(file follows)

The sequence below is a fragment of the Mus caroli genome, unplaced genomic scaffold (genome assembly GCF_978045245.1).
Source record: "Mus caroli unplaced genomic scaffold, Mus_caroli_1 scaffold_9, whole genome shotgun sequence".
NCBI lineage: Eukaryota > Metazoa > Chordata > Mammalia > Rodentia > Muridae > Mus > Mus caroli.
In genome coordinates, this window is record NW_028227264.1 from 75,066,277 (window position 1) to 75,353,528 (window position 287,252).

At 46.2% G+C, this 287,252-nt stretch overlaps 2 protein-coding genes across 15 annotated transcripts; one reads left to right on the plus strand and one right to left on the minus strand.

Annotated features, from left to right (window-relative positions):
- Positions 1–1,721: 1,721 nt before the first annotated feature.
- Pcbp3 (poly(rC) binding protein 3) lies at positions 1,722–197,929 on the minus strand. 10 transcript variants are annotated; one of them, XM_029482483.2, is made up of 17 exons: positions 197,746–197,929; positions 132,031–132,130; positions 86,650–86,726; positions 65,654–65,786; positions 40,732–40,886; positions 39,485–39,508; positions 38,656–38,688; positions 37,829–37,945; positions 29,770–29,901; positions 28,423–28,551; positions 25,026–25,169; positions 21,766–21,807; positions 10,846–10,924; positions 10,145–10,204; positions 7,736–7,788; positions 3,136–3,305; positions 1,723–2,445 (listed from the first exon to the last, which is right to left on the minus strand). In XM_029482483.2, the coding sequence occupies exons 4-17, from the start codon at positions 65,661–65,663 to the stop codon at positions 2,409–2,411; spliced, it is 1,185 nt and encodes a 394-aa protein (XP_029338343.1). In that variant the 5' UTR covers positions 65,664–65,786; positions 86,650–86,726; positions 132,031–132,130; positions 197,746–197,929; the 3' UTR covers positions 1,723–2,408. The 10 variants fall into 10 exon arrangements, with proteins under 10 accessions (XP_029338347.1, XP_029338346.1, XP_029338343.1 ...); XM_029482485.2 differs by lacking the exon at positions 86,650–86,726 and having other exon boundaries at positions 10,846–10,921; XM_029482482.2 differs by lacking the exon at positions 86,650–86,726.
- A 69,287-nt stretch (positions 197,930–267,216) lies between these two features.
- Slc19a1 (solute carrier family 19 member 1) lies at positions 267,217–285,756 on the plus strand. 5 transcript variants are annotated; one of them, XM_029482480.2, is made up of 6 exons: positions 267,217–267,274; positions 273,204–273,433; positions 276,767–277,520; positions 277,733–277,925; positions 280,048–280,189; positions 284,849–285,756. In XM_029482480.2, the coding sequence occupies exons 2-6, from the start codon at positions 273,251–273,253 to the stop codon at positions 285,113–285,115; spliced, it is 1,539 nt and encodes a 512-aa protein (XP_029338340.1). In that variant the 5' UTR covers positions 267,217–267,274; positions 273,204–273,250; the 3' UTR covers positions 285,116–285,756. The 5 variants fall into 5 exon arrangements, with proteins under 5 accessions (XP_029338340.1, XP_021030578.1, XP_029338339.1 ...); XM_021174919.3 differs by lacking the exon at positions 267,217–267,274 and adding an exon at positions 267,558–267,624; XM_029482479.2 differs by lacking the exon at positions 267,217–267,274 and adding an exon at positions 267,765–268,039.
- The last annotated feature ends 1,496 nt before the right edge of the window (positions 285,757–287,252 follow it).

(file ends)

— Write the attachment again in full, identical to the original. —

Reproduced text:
The sequence below is a fragment of the Mus caroli genome, unplaced genomic scaffold (genome assembly GCF_978045245.1).
Source record: "Mus caroli unplaced genomic scaffold, Mus_caroli_1 scaffold_9, whole genome shotgun sequence".
NCBI lineage: Eukaryota > Metazoa > Chordata > Mammalia > Rodentia > Muridae > Mus > Mus caroli.
In genome coordinates, this window is record NW_028227264.1 from 75,066,277 (window position 1) to 75,353,528 (window position 287,252).

At 46.2% G+C, this 287,252-nt stretch overlaps 2 protein-coding genes across 15 annotated transcripts; one reads left to right on the plus strand and one right to left on the minus strand.

Annotated features, from left to right (window-relative positions):
- Positions 1–1,721: 1,721 nt before the first annotated feature.
- Pcbp3 (poly(rC) binding protein 3) lies at positions 1,722–197,929 on the minus strand. 10 transcript variants are annotated; one of them, XM_029482483.2, is made up of 17 exons: positions 197,746–197,929; positions 132,031–132,130; positions 86,650–86,726; positions 65,654–65,786; positions 40,732–40,886; positions 39,485–39,508; positions 38,656–38,688; positions 37,829–37,945; positions 29,770–29,901; positions 28,423–28,551; positions 25,026–25,169; positions 21,766–21,807; positions 10,846–10,924; positions 10,145–10,204; positions 7,736–7,788; positions 3,136–3,305; positions 1,723–2,445 (listed from the first exon to the last, which is right to left on the minus strand). In XM_029482483.2, the coding sequence occupies exons 4-17, from the start codon at positions 65,661–65,663 to the stop codon at positions 2,409–2,411; spliced, it is 1,185 nt and encodes a 394-aa protein (XP_029338343.1). In that variant the 5' UTR covers positions 65,664–65,786; positions 86,650–86,726; positions 132,031–132,130; positions 197,746–197,929; the 3' UTR covers positions 1,723–2,408. The 10 variants fall into 10 exon arrangements, with proteins under 10 accessions (XP_029338347.1, XP_029338346.1, XP_029338343.1 ...); XM_029482485.2 differs by lacking the exon at positions 86,650–86,726 and having other exon boundaries at positions 10,846–10,921; XM_029482482.2 differs by lacking the exon at positions 86,650–86,726.
- A 69,287-nt stretch (positions 197,930–267,216) lies between these two features.
- Slc19a1 (solute carrier family 19 member 1) lies at positions 267,217–285,756 on the plus strand. 5 transcript variants are annotated; one of them, XM_029482480.2, is made up of 6 exons: positions 267,217–267,274; positions 273,204–273,433; positions 276,767–277,520; positions 277,733–277,925; positions 280,048–280,189; positions 284,849–285,756. In XM_029482480.2, the coding sequence occupies exons 2-6, from the start codon at positions 273,251–273,253 to the stop codon at positions 285,113–285,115; spliced, it is 1,539 nt and encodes a 512-aa protein (XP_029338340.1). In that variant the 5' UTR covers positions 267,217–267,274; positions 273,204–273,250; the 3' UTR covers positions 285,116–285,756. The 5 variants fall into 5 exon arrangements, with proteins under 5 accessions (XP_029338340.1, XP_021030578.1, XP_029338339.1 ...); XM_021174919.3 differs by lacking the exon at positions 267,217–267,274 and adding an exon at positions 267,558–267,624; XM_029482479.2 differs by lacking the exon at positions 267,217–267,274 and adding an exon at positions 267,765–268,039.
- The last annotated feature ends 1,496 nt before the right edge of the window (positions 285,757–287,252 follow it).